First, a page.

The poem, Binsey Poplar centres around human relationship with the natural world & the poet uses different poetic devices to convey his literary taxonomy. The use of alliteration, assonance & repetion will be outlined in the subsequent paragraphs –
(a) Alliteration:
Alliteration is one of the poetic devices used by Hopkins and the device can be defined as the repetitive use of the same consonant sounds at the beginning of two or more words in close relationship to each other or one another.
Hopkins here uses this excerpt thru his mellifluous language to give the vividness of his aesthetic literary taxonomy & he has succeeded not just bringing out the mental image of the poplars but also bring out the meaning thru his rhymes
The alliterative salient examples are as follow;
(i) Quelled or Quenched in leaves leaping sun ( Q Alliterates)
(ii) of a fresh and following folded rank (F Alliterates)
(iii) shadow that swam or sank (S Allitterate)
(iv) wind wandering wind winding bank ( W Alliterates)

Another poetic device exemplified in the poem ” Binsey Poplar” is assonance which is the repetitive use of the same vowel sounds at the beginning of two or more words in close relationship to each other or one another. Examples of assonance used in the poem are as follow;
Dear, airy, leaves & leaping ( E Assonance)
Assonance is quite similar to consonance & the poet, Hopkins uses this device to draw readers to the poet’s rhythmical pattern.

(c) Repetition:
Repetition is another dominant poetic device used in the poem. Hopkins uses repetition.
The following are repeated for emphasis –
(i) ‘quelled’ lines(1 and 2)
(ii) ‘felled’ line/3/
(iii) ‘not’ line/5/
(iv) ‘we’ line/9/
(v) ‘so’ lines/2/13
(vi) ‘where we(line 6)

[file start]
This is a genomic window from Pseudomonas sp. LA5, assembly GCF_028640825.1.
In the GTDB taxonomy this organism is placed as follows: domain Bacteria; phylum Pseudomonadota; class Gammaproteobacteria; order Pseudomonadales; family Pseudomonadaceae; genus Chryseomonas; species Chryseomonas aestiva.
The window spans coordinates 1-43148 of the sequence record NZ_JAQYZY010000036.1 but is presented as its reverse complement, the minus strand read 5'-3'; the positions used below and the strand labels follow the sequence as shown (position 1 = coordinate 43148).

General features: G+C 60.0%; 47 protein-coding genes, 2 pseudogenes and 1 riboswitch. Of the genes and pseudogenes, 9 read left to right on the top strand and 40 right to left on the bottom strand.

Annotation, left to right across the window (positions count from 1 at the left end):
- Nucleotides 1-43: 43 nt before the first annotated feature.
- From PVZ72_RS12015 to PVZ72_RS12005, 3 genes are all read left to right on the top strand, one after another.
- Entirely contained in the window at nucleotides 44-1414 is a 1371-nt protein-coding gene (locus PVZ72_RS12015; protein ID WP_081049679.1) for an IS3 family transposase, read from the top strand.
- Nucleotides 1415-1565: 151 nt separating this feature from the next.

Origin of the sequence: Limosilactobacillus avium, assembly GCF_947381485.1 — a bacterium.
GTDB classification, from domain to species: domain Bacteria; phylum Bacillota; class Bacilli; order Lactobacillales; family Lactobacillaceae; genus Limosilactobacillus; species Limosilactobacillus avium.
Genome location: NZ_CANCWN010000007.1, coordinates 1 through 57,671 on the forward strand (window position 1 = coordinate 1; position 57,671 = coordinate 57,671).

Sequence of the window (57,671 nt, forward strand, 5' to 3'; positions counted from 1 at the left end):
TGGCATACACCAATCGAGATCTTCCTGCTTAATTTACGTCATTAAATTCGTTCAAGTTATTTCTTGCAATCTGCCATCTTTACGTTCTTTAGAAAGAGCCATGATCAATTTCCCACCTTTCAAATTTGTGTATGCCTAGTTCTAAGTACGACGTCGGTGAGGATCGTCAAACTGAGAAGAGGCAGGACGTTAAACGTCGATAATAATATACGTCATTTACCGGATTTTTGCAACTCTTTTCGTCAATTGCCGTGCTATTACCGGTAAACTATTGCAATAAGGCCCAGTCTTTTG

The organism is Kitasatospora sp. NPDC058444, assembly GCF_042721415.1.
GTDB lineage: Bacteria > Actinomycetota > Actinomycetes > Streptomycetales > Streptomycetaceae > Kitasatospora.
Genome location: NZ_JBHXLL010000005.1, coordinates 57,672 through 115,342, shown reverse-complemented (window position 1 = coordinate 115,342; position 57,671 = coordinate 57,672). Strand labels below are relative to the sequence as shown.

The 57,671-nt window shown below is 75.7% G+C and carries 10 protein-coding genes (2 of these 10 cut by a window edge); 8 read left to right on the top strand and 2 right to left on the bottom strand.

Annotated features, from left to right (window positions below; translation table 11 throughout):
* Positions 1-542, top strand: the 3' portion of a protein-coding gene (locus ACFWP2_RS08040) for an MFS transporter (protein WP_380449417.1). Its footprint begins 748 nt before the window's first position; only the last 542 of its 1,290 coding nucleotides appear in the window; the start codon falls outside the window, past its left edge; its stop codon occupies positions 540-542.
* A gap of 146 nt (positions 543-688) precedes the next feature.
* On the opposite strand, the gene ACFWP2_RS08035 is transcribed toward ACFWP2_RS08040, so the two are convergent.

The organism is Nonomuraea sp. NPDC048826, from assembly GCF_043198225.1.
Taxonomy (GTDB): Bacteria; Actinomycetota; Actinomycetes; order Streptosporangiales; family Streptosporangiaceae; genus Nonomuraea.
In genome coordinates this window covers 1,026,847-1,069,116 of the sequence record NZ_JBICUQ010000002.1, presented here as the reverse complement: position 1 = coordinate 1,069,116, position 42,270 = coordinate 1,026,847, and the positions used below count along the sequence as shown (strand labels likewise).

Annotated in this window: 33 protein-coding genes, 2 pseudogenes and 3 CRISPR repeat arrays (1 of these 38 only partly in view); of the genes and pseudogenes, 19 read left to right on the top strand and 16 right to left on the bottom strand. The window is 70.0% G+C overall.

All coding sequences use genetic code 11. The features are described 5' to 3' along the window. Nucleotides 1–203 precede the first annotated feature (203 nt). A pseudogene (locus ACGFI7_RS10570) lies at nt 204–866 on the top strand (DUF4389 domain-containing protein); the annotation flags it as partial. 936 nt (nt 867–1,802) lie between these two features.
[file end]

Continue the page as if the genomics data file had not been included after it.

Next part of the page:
(vii) ‘when we’ lines(10 and 18)
(viii) ‘Ten or twelve’ (line 20)
(ix) ‘sweet’ lines (22-24)
(x)….’rural scene’ line/23/



“Rage” is personified throughout the poem. It is possible that the poet does this deliberately to underline this fact:

Rage is the “chief” architect of man’s troubles on this earth. And, by extension, negative emotions constitute a powerful force in our lives.

This is why they must be avoided at all cost before they destroy us.

Rage, anger or hatred only serve to deprive the individual of the things he most desires. Rage is like a raider. It will steal the laughter, the, peace and calmness, sweetness and, indeed, all light from you if you allow it a place in your heart and mind

In other words, rage is the thief or “raider” always lurking around the corner to rob us of our dreams for a life of contentment.

Like corrosive acid, rage is toxic. It eats away the treasures of happiness that all humans work so hard to achieve.

In effect, all human suffering can be attributed to man’s inability to rid himself of dark emotions like anger, jealousy and hatred and to replace them with love.

Rage brings nothing other than trouble.